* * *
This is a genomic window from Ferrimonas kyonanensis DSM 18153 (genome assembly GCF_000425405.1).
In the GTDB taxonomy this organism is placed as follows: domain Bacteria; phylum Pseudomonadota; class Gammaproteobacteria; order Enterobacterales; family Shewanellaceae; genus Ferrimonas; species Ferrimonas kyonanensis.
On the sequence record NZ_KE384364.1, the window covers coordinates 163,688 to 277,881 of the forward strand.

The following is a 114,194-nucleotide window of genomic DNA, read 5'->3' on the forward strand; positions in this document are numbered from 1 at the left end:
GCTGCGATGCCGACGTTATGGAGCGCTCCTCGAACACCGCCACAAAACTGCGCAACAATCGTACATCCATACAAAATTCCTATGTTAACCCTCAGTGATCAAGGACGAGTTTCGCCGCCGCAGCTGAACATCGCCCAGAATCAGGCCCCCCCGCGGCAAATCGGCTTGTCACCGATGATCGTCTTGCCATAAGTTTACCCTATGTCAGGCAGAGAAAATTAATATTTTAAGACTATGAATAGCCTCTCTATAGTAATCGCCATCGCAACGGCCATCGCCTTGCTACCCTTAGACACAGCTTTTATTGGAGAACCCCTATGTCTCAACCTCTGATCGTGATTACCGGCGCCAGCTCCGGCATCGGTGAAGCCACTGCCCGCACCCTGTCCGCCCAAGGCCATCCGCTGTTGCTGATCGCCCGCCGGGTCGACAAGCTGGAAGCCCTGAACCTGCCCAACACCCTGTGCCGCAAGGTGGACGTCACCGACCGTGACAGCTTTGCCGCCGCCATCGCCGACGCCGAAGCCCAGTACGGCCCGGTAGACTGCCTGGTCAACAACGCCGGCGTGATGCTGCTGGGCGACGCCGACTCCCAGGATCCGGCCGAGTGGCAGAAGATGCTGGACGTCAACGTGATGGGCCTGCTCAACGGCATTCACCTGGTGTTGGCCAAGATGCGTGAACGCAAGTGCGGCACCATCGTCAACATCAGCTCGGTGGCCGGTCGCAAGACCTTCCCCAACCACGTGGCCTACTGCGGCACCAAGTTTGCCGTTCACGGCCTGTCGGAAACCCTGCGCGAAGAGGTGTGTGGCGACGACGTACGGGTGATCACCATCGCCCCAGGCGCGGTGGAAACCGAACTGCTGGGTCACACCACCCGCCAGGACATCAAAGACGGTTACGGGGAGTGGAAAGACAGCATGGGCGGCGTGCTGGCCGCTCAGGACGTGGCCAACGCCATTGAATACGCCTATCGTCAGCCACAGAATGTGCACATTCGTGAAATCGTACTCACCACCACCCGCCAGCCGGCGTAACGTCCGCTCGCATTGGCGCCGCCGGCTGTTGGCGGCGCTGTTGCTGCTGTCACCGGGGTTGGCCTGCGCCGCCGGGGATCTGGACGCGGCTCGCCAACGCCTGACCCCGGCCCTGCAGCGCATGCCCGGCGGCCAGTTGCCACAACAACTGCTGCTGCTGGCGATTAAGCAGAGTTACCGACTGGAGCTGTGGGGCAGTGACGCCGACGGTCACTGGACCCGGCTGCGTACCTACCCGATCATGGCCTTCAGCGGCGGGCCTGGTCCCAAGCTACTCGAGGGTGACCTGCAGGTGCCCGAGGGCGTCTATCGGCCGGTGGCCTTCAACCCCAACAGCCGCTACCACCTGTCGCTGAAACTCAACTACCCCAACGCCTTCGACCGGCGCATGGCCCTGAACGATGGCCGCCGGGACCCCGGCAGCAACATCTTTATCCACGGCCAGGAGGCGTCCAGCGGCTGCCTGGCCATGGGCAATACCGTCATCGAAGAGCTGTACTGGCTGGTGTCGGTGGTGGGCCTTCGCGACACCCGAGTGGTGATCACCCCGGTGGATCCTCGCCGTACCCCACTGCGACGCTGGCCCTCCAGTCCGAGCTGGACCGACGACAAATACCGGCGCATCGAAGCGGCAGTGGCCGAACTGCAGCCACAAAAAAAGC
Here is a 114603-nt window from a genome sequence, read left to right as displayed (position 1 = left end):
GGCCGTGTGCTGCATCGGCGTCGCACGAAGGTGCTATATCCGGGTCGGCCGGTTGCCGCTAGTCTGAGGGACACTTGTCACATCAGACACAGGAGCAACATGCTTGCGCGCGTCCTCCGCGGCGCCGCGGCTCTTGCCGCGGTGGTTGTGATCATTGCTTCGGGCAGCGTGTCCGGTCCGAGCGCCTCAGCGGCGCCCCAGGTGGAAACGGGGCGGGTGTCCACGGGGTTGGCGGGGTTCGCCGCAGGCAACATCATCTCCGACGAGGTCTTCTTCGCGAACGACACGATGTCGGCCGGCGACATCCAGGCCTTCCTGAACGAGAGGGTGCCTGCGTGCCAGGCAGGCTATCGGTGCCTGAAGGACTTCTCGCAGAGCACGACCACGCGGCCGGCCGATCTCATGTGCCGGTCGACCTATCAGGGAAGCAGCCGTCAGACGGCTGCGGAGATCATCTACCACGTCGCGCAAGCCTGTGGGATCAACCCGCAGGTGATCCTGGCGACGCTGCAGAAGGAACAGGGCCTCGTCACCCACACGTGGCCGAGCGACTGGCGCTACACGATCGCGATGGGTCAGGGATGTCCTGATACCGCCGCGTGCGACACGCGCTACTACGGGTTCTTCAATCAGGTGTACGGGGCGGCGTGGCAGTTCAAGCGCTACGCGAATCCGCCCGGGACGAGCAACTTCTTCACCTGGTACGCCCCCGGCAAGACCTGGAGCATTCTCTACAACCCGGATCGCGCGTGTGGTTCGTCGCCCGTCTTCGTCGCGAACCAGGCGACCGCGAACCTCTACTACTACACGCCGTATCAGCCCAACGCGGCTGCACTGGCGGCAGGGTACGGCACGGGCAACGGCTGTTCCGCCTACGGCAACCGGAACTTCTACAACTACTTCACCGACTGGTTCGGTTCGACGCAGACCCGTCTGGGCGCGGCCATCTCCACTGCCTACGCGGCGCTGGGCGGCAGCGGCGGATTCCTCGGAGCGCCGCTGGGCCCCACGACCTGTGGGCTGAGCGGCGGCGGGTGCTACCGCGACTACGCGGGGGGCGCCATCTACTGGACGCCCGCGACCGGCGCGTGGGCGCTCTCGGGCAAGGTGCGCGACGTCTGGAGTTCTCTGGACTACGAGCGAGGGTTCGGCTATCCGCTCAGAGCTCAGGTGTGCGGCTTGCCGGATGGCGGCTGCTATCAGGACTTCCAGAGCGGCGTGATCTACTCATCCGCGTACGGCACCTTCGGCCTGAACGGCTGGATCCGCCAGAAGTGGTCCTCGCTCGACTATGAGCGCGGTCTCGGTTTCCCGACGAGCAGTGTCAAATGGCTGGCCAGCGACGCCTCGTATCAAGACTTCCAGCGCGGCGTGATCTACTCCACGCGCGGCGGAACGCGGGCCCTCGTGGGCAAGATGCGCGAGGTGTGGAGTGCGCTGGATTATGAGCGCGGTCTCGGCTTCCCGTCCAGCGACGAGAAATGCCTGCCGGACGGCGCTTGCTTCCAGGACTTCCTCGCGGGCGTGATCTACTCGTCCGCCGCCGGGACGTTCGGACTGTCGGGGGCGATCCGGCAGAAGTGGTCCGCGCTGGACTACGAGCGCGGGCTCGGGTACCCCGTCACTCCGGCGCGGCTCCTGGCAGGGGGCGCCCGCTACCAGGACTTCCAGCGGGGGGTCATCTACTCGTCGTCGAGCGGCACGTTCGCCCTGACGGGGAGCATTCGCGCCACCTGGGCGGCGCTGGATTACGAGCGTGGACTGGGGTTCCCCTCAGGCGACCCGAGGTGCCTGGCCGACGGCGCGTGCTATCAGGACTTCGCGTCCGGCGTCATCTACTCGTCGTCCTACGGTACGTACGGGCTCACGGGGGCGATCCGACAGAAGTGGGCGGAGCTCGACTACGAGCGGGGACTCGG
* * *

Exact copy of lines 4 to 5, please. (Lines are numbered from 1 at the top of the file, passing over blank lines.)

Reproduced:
The following is a 114,194-nucleotide window of genomic DNA, read 5'->3' on the forward strand; positions in this document are numbered from 1 at the left end:
GCTGCGATGCCGACGTTATGGAGCGCTCCTCGAACACCGCCACAAAACTGCGCAACAATCGTACATCCATACAAAATTCCTATGTTAACCCTCAGTGATCAAGGACGAGTTTCGCCGCCGCAGCTGAACATCGCCCAGAATCAGGCCCCCCCGCGGCAAATCGGCTTGTCACCGATGATCGTCTTGCCATAAGTTTACCCTATGTCAGGCAGAGAAAATTAATATTTTAAGACTATGAATAGCCTCTCTATAGTAATCGCCATCGCAACGGCCATCGCCTTGCTACCCTTAGACACAGCTTTTATTGGAGAACCCCTATGTCTCAACCTCTGATCGTGATTACCGGCGCCAGCTCCGGCATCGGTGAAGCCACTGCCCGCACCCTGTCCGCCCAAGGCCATCCGCTGTTGCTGATCGCCCGCCGGGTCGACAAGCTGGAAGCCCTGAACCTGCCCAACACCCTGTGCCGCAAGGTGGACGTCACCGACCGTGACAGCTTTGCCGCCGCCATCGCCGACGCCGAAGCCCAGTACGGCCCGGTAGACTGCCTGGTCAACAACGCCGGCGTGATGCTGCTGGGCGACGCCGACTCCCAGGATCCGGCCGAGTGGCAGAAGATGCTGGACGTCAACGTGATGGGCCTGCTCAACGGCATTCACCTGGTGTTGGCCAAGATGCGTGAACGCAAGTGCGGCACCATCGTCAACATCAGCTCGGTGGCCGGTCGCAAGACCTTCCCCAACCACGTGGCCTACTGCGGCACCAAGTTTGCCGTTCACGGCCTGTCGGAAACCCTGCGCGAAGAGGTGTGTGGCGACGACGTACGGGTGATCACCATCGCCCCAGGCGCGGTGGAAACCGAACTGCTGGGTCACACCACCCGCCAGGACATCAAAGACGGTTACGGGGAGTGGAAAGACAGCATGGGCGGCGTGCTGGCCGCTCAGGACGTGGCCAACGCCATTGAATACGCCTATCGTCAGCCACAGAATGTGCACATTCGTGAAATCGTACTCACCACCACCCGCCAGCCGGCGTAACGTCCGCTCGCATTGGCGCCGCCGGCTGTTGGCGGCGCTGTTGCTGCTGTCACCGGGGTTGGCCTGCGCCGCCGGGGATCTGGACGCGGCTCGCCAACGCCTGACCCCGGCCCTGCAGCGCATGCCCGGCGGCCAGTTGCCACAACAACTGCTGCTGCTGGCGATTAAGCAGAGTTACCGACTGGAGCTGTGGGGCAGTGACGCCGACGGTCACTGGACCCGGCTGCGTACCTACCCGATCATGGCCTTCAGCGGCGGGCCTGGTCCCAAGCTACTCGAGGGTGACCTGCAGGTGCCCGAGGGCGTCTATCGGCCGGTGGCCTTCAACCCCAACAGCCGCTACCACCTGTCGCTGAAACTCAACTACCCCAACGCCTTCGACCGGCGCATGGCCCTGAACGATGGCCGCCGGGACCCCGGCAGCAACATCTTTATCCACGGCCAGGAGGCGTCCAGCGGCTGCCTGGCCATGGGCAATACCGTCATCGAAGAGCTGTACTGGCTGGTGTCGGTGGTGGGCCTTCGCGACACCCGAGTGGTGATCACCCCGGTGGATCCTCGCCGTACCCCACTGCGACGCTGGCCCTCCAGTCCGAGCTGGACCGACGACAAATACCGGCGCATCGAAGCGGCAGTGGCCGAACTGCAGCCACAAAAAAAGC